Pressurized water reactors currently operating in France are equipped with active safety systems requiring a power source, such as an electrical power supply, and also include passive safety features (nuclear fission reaction control and shutdown rods, hydrogen recombiners, etc.).
Certain nuclear reactor designs currently under construction or development make more extensive use of passive safety systems in order to bring the reactor to a safe shutdown state and maintain this state for a long period of time without need for human intervention and with limited reliance on support functions.
In this report, IRSN presents the main characteristics of passive safety systems and outlines the main difficulties associated with assessing the performance and reliability of such systems, as well as priority research areas to be developed in order to overcome these difficulties.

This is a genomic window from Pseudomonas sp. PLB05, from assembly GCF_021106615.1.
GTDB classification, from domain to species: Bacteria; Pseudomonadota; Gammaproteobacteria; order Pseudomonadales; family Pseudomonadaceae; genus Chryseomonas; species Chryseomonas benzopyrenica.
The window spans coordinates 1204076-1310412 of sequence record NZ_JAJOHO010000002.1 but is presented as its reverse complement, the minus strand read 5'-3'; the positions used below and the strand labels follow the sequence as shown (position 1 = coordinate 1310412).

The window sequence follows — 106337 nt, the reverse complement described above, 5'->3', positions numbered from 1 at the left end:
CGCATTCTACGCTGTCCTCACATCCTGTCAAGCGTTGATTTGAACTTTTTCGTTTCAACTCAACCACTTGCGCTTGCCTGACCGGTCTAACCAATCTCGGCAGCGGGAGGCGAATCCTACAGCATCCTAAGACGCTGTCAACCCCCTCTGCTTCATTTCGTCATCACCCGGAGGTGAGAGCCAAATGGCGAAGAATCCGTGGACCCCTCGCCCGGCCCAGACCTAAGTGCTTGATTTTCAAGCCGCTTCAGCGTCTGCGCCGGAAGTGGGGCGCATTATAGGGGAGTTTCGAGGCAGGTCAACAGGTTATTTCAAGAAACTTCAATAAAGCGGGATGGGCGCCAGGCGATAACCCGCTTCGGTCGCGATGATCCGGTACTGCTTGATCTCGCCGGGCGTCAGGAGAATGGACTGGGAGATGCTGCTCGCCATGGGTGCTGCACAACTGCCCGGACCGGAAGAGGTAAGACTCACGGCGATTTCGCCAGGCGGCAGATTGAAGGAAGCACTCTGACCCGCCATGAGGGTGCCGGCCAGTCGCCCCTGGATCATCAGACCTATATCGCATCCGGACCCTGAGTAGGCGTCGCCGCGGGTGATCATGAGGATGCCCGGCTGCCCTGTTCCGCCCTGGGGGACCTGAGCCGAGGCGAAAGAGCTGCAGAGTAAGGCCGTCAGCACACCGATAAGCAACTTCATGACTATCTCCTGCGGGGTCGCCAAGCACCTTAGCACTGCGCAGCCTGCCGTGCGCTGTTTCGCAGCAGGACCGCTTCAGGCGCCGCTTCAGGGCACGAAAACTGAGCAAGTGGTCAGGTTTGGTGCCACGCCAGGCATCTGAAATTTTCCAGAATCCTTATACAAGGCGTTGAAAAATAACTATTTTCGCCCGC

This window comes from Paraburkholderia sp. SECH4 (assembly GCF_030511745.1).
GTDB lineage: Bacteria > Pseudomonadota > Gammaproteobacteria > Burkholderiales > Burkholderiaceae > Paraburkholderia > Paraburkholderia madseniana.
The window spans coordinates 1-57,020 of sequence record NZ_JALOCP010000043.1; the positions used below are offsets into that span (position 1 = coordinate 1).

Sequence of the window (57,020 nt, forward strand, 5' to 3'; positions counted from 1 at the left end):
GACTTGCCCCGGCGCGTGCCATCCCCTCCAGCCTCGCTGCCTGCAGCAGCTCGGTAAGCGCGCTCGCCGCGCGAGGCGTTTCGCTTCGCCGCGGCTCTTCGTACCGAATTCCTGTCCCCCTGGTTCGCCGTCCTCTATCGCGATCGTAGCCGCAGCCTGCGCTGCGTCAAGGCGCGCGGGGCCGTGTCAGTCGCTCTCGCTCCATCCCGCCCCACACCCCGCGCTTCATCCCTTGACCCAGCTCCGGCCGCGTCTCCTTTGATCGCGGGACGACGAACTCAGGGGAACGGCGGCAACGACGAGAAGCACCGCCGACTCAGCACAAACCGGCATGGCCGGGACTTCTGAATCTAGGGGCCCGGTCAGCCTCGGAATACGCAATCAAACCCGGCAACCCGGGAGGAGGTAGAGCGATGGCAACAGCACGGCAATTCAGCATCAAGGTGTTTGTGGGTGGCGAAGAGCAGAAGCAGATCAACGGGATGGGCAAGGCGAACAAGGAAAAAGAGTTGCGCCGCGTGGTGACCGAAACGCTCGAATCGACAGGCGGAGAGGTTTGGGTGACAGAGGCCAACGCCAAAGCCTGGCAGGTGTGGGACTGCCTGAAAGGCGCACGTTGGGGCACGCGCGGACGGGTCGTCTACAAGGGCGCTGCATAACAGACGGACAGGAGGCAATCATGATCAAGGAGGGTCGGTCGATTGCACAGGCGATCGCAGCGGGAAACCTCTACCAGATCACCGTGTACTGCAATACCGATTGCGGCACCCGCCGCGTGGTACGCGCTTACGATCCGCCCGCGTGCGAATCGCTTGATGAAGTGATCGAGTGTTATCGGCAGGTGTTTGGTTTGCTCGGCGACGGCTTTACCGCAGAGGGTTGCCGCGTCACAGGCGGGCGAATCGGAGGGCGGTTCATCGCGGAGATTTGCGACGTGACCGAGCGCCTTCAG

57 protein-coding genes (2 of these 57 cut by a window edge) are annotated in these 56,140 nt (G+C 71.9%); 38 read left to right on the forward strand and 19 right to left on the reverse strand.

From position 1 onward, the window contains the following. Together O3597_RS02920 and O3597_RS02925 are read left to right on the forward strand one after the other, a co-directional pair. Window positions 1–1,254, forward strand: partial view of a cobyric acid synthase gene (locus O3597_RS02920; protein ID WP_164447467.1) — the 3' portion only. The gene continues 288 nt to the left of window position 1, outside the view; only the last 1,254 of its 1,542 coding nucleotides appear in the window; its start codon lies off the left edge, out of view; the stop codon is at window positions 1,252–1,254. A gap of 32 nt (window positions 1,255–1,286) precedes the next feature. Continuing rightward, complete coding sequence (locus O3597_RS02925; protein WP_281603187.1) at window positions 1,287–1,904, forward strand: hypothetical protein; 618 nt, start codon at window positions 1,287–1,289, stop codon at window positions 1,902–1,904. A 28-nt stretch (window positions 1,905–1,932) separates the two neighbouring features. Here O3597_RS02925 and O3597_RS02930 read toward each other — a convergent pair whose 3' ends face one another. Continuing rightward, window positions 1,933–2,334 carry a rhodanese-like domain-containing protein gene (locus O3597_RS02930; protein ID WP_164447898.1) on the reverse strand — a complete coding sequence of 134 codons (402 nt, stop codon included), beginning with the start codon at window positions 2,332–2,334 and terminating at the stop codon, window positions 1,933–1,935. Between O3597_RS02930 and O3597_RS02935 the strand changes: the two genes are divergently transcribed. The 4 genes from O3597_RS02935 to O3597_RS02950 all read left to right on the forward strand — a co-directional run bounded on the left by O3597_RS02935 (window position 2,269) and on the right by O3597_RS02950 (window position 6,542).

IRSN considerations to date on passive safety systems have led to the identification of a number of intrinsic difficulties, particularly concerning the performance and reliability assessment of such systems.
Further research is required in order to properly assess the performance and reliability of passive safety systems to be implemented in new reactor designs. Initial considerations have already been identified as part of IRSN's scientific strategy, with emphasis on necessary understanding of physical phenomena influencing the operation of passive safety systems, necessary simulation capabilities for such phenomena, and necessary testing for validation of simulation software.
IRSN pursues this research within the framework of joint actions with foreign organisations so as to ensure fruitful exchanges and benefit from available knowledge.
Download IRSN report on passive safety systems for nuclear reactors (PDF)